Several provisions to bridge the fiscal gap between the centre and the states were already enshrined in the Constitution of India, including Article 268, which facilitates the levy of duties by the centre but equips the States to collect and retain the same. Similarly, Articles 269, 270, 275, 282 and 293, among others, specify ways and means of sharing resources between the Union and States. In addition to the above provisions, the finance commission serves as an institutional framework to facilitate Centre-State Transfers.[citation needed]

Article 280 of the Indian Constitution defines the scope of the commission:

  1. The President will constitute a finance commission within two years from the commencement of the Constitution and thereafter at the end of every fifth year or earlier, as deemed necessary by him/her, which shall include a chairman and four other members.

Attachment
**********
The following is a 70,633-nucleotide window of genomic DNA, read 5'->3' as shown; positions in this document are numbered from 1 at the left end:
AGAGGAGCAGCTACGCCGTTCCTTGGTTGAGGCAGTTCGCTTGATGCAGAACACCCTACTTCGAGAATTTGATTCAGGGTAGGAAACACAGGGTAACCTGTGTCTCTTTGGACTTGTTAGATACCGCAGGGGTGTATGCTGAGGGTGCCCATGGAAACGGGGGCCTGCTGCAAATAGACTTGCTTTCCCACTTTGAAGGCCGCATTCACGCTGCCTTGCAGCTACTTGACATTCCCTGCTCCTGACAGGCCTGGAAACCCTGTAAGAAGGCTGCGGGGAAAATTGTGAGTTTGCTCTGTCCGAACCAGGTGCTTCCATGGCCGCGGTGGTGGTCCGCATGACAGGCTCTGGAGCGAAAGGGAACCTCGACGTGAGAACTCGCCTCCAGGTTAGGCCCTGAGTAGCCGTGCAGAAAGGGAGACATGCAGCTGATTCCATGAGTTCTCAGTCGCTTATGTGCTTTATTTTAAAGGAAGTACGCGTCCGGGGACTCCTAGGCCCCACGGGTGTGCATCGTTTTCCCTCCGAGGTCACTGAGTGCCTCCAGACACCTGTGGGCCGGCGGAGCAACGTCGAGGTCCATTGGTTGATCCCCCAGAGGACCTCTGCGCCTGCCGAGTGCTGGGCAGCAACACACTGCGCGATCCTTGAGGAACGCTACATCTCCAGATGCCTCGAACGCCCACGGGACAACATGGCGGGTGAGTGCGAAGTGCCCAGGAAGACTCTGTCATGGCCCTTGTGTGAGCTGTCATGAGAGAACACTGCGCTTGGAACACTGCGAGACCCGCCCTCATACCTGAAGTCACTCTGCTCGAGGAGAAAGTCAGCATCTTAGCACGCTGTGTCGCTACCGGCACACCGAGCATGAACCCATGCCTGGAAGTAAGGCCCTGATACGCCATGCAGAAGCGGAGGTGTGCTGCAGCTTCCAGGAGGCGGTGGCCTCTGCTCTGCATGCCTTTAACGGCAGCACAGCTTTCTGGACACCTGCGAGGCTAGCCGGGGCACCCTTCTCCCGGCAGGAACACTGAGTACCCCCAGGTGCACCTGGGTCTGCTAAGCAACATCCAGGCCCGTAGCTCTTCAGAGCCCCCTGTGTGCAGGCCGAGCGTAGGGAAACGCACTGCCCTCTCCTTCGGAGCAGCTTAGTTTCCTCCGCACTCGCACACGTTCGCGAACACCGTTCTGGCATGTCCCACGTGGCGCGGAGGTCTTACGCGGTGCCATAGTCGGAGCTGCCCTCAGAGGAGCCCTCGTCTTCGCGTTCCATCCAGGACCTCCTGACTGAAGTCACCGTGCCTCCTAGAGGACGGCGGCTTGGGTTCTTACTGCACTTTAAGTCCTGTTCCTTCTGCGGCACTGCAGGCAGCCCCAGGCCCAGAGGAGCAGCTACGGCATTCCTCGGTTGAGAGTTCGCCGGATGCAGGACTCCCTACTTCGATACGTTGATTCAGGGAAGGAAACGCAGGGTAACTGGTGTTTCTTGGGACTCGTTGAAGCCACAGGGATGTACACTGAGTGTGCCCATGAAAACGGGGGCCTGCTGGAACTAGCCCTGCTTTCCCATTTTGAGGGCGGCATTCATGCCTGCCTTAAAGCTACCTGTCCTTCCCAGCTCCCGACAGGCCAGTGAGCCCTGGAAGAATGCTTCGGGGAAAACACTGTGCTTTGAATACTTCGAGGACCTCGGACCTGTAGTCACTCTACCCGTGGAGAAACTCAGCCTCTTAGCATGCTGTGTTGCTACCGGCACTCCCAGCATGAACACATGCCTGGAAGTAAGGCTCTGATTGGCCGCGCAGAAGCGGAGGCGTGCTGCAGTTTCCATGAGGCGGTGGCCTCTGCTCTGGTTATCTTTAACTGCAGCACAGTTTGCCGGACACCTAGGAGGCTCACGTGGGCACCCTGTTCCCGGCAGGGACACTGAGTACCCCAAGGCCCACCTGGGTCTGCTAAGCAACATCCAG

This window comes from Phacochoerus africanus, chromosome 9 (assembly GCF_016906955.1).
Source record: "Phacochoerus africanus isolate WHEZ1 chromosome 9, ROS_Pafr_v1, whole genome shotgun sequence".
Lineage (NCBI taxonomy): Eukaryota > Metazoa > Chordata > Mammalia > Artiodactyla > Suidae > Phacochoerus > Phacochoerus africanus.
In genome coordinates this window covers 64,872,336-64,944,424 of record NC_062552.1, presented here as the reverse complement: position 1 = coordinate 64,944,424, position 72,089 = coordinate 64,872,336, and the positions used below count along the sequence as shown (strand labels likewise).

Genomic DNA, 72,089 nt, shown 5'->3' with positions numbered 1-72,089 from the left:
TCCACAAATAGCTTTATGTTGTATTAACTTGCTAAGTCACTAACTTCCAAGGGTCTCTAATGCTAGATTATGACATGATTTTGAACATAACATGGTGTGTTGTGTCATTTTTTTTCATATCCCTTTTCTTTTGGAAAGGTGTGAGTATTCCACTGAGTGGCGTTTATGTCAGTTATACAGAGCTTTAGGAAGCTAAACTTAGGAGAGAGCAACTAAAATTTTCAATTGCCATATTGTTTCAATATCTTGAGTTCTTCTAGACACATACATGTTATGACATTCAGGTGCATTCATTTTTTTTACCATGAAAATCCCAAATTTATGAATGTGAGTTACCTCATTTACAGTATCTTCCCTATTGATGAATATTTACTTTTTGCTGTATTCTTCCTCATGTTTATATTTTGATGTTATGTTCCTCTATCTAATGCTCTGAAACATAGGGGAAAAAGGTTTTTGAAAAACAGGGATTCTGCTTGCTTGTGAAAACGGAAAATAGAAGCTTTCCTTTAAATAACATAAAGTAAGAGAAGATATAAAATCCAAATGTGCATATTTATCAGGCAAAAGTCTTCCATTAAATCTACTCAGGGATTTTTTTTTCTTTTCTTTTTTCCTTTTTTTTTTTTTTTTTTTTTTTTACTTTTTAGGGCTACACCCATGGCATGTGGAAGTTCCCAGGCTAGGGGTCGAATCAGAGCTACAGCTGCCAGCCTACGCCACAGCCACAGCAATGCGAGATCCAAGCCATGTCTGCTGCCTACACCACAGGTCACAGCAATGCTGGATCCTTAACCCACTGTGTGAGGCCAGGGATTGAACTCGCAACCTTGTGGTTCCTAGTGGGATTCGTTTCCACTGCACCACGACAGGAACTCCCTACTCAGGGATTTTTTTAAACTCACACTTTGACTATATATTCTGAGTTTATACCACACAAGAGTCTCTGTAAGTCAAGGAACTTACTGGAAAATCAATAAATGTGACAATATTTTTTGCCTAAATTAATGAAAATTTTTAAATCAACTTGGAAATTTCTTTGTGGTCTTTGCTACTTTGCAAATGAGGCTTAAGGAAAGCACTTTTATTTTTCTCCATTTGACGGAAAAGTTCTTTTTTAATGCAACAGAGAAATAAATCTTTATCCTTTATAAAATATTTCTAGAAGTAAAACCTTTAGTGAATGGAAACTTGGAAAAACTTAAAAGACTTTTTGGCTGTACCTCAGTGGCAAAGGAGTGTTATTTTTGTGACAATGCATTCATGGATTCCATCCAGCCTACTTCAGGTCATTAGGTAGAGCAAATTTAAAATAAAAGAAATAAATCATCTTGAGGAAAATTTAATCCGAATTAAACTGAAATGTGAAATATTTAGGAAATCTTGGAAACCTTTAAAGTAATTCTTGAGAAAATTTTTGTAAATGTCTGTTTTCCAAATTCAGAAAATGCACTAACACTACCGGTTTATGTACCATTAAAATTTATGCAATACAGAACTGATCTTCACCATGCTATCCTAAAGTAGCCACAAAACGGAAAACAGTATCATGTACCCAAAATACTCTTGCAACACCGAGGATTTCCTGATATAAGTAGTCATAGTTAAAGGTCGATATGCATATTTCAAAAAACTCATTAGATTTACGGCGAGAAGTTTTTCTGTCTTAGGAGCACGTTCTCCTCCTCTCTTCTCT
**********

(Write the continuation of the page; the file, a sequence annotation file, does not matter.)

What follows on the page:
2. Parliament may by law determine the requisite qualifications for appointment as members of the commission and the procedure of selection.
  3. The commission is constituted to make recommendations to the president about the distribution of the net proceeds of taxes between the Union and States and also the allocation of the same among the States themselves. It is also under the ambit of the finance commission to define the financial relations between the Union and the States. They also deal with the devolution of unplanned revenue resources.


  1. Distribution of 'net proceeds' of taxes between Center and the States, to be divided as per their respective contributions to the taxes.
  2. Determine factors governing Grants-in-Aid to the states and the magnitude of the same.
  3. To make recommendations to the president as to the measures needed to augment the Fund of a State to supplement the resources of the panchayats and municipalities in the state on the basis of the recommendations made by the finance commission of the state.
  4. Any other matter related to it by the president in the interest of sound finance.

The Finance Commission (Miscellaneous Provisions) Act, 1951